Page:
Forester Uses Animal Power to Protect the Environment


(Thursday, May 15, 2008 2:47 PM EDT)

Foresters and loggers looking to make a quick buck know what to do: take short-cuts at the expense of the environment.

But not everyone in the trade is short-sighted. Justin LaMountain, owner of Green Man Forest Management, practices his craft with a longer-term, environmentally conscious vision in mind, with the help of his two horses, Cherry and Birch.

Rather than clear-cutting forests and working with machines harmful to nature, LaMountain uses animal power for a much lower-impact, restorative approach to logging.

“Once you clear cut a forest, you don't have a forest anymore,” he said. “I implicitly reject this as a form of forest management.”

By using his Suffolk draft horses, LaMountain avoids “the continuous compaction you get from a tract vehicle” and leaves behind only soft hoof prints.

The horses are also “essentially solar-powered, and look towards reducing the fossil-fuel footprint,” he said. “No fossil fuels went into their production and what they do, and they fertilize the woods as they're working.”

LaMountain also rejects high grading (marking and selecting the best trees to come out of the woods), because doing so “depresses the genetic quality of the forest” and “perpetuates the worst phenotypes.”

Even though, in the short-term, he might not be making as much money as other loggers and foresters who take short-cuts, he believes you have to look at things with the lifespan of the tree in mind, and that, over time, his form of forest management and logging is the most economical.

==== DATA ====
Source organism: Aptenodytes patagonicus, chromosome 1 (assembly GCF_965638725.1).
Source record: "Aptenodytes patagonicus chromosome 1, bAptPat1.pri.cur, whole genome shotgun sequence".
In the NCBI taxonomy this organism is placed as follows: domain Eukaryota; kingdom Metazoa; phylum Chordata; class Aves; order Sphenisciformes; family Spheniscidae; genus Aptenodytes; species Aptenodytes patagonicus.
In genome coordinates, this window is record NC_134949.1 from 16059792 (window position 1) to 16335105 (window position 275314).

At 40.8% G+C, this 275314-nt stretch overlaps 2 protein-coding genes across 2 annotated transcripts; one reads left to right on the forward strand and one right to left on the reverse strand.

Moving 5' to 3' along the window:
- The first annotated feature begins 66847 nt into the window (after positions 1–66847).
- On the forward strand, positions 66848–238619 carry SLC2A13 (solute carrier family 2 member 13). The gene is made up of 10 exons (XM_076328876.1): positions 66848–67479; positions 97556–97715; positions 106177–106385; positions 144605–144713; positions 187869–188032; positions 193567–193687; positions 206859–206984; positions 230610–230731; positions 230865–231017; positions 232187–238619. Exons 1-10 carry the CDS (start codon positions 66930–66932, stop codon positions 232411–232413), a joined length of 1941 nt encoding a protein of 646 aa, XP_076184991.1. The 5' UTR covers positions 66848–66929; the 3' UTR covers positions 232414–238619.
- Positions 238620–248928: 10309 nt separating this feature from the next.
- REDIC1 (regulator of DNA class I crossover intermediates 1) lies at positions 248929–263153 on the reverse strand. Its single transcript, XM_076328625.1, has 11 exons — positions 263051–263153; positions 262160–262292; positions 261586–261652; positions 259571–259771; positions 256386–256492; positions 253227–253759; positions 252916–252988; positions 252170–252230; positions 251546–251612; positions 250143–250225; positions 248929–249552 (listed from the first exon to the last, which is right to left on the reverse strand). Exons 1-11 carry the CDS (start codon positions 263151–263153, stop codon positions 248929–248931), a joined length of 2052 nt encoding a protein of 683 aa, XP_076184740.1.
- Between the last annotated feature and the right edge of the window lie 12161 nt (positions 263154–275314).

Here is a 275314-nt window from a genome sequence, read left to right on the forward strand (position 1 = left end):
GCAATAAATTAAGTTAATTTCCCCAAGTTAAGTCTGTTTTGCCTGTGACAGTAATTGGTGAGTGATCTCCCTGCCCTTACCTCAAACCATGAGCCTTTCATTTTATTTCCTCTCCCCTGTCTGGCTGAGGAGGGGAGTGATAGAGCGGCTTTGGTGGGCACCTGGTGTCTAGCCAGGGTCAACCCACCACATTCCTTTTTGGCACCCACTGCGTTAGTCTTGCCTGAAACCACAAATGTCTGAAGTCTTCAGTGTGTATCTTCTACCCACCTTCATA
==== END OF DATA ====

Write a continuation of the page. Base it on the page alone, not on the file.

“A white oak doesn't reach maturity until it's 100-150 years old,” he said. “In the long run, the best way to manage [trees] for the most money, without compromising the needs of the system, is to promote the most valuable tree species and keep them growing at the fastest possible rate.”

With a recent project at Locust Hill Farm on Zulla Road and Stoney Lonesome Farm in Gainesville, it seems that landowners are catching on to LaMountain's more sustainable approach to forestry, and he is eager to help them learn more about it.

“I don't see much point in having an occupation that isn't improving the earth and the overall quality of life,” LaMountain said. “If you're not contributing, then what are you doing?”

Justin LaMountain is shown with his Suffolk draft horses, Cherry and Birch.
(Photo by Kristen Armstrong)

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